My point is, I repeat, stop seeing the enemy as this inhuman incorrigible beast that can only be eliminated by force. Stop dehumanizing it, because before long you’ll justify anything done to it. As I said before, if our first reaction after such events as today (entire family wiped out in Gaza) is not to hide somewhere from shame but to manufacture excuses or blame the victims, we’re in dire straits indeed…

* Found this very apropos comment in a Talkback in Haaretz: “The recurrence of Dresden from the Israeli apologists is a recurring theme since the almost 2 years now. It’s hard to know what spin doctor spun this one.”

YMedad said...

a) I've lost your train of thought.

b) I've been using Dresden for decades.

c) Take the incident the other day. If Israel is correct and they targeted Hamas persons loaded down with rocktes and stuff and that explosion was what killed the family, I agree that maybe the helocopter should have measured the distance from them to the house that was destroyed. Maybe they did and didn't realize that the amount of Hamas explosives was greater and it wouldn't make a difference. But these things are really not avoidable if Hamas insists on plying their trade among civilians.

c) if Israelis are intolerant its because no matter what has been done since 1920, the Arabs will continue to kill us and so it's not a question of our morality anymore.

Peter said...

"a) I've lost your train of thought."

Well, Yisrael, what is there to lose? I brought you examples of “bad” things we unjustifiably do to our neighbors. If you don’t understand how they could be upset about it, maybe you should imagine yourself in their place and try to think how you would feel. I do not believe that majority of Arabs are bloodthirsty animals and want to exterminate us. I know that it is easy to think this way but we learned anything from the Holocaust is that such racist generalizations in the end may lead to terrible things being done to a certain group of people.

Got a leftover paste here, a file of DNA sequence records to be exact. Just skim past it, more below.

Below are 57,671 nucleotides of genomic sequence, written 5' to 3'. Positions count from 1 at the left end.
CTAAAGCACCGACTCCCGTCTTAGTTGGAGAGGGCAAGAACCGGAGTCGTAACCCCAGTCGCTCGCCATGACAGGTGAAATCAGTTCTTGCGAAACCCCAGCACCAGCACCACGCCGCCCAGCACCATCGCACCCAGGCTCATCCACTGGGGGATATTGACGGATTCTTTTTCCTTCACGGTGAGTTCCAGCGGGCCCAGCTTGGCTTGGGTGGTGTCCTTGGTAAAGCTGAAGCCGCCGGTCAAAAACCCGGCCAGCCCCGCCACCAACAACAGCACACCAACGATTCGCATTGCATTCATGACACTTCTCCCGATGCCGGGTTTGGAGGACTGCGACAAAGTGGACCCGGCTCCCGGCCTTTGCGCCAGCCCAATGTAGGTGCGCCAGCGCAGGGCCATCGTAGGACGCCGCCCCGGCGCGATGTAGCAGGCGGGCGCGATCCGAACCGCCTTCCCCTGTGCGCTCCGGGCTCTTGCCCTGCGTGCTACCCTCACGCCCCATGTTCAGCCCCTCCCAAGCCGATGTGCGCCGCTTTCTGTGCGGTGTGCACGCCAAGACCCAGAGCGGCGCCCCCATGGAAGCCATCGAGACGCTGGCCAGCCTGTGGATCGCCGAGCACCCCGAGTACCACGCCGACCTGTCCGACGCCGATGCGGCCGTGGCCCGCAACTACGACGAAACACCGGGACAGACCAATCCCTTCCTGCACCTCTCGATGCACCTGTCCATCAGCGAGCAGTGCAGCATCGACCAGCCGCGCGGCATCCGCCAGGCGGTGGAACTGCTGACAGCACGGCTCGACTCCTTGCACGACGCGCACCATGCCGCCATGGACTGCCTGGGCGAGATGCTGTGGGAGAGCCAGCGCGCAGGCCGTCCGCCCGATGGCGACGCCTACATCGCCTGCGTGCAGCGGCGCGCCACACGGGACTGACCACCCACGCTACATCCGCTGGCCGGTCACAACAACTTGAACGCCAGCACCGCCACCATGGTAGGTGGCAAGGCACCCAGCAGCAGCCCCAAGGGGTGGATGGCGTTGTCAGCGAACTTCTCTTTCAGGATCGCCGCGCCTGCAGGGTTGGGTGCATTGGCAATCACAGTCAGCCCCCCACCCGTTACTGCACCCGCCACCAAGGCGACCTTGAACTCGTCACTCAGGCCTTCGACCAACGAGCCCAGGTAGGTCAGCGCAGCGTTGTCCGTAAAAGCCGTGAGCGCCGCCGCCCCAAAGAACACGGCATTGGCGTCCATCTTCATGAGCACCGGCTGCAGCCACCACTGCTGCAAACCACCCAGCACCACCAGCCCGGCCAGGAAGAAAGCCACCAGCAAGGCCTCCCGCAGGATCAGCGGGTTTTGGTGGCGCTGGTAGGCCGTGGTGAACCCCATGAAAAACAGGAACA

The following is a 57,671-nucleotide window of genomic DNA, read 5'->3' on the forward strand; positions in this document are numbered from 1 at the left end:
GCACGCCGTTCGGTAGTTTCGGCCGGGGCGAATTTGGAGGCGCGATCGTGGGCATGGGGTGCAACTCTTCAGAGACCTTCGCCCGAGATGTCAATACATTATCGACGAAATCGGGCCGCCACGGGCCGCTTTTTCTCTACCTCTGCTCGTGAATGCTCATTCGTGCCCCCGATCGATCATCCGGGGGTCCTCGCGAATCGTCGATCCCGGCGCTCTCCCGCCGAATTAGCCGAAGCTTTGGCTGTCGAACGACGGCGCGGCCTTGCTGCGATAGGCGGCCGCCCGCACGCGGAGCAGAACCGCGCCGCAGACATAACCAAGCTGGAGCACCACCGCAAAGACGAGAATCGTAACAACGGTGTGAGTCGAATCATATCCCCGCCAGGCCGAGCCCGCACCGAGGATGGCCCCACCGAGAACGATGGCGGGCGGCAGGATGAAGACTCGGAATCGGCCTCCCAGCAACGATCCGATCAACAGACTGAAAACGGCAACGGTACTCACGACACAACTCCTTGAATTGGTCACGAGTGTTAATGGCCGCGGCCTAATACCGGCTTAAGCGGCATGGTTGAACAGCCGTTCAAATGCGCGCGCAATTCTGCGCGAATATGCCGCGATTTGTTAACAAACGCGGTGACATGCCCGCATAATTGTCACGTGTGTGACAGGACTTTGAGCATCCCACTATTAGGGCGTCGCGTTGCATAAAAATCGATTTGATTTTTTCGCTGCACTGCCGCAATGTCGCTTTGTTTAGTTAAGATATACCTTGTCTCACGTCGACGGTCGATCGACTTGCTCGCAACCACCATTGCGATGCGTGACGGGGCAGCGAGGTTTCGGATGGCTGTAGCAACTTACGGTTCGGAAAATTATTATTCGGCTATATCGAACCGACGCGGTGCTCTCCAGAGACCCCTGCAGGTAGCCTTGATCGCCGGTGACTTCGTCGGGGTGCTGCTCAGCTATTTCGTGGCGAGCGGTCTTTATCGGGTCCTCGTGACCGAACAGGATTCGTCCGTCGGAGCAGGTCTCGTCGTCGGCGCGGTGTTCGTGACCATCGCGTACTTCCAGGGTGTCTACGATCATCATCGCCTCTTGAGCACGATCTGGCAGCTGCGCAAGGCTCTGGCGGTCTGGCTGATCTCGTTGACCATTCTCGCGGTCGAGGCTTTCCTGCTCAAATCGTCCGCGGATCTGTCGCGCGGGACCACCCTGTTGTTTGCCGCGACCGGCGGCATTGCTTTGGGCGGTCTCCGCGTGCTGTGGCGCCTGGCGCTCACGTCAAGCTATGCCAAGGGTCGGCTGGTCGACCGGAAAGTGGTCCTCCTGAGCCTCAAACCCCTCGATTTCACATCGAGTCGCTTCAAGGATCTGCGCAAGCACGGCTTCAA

Let me tell you a story. This was during the Second Lebanon Debacle but the moral will extend to our conflict with the Palestinians too. I am talking to an elderly couple that I am friendly with, people who actually had suffered from anti-Semitism in their lives. The war is raging, the Katyushas fall on Haifa and the woman tells me that we just need to drop an atomic bomb on all of Lebanon and finish it. Now, the question is: what can make a person (and a Jew to boot) say such things? Belief that the other side is so wicked that if you don’t totally exterminate it will exterminate you? Now, let’s image that a Lebanese person hears that kind of talk. Don’t you think this person too will think that Jews are just a bunch of bloodthirsty animals who unless you exterminate them will exterminate you? And Israel is the only country in the region that actually has the ability to deploy weapons of mass destruction and to annihilate another country. So, I know that this elderly lady is not a bad person at all, just confused and brainwashed and I am not going to call her a Nazi, as some might. But by the same token I am going to judge our adversaries by the same standard. When they say bad things about us I will take this with a grain of salt especially since their ability to hurt us is much more limited than ours to hurt them. If an Arab crowd shouts “yitbakh al-yahud” in a funeral of little children killed by IDF I can understand it just as I understand then some people shout “mavet le-aravim” after terrorist acts. I don’t approve, but I understand.

Also, I don’t forget for a second that so far we killed much more of them than they us.

advis3r said...

And The Americans killed more Japanese than then the Japanese killed Americans in WWII what a pointless comment like most of the rest.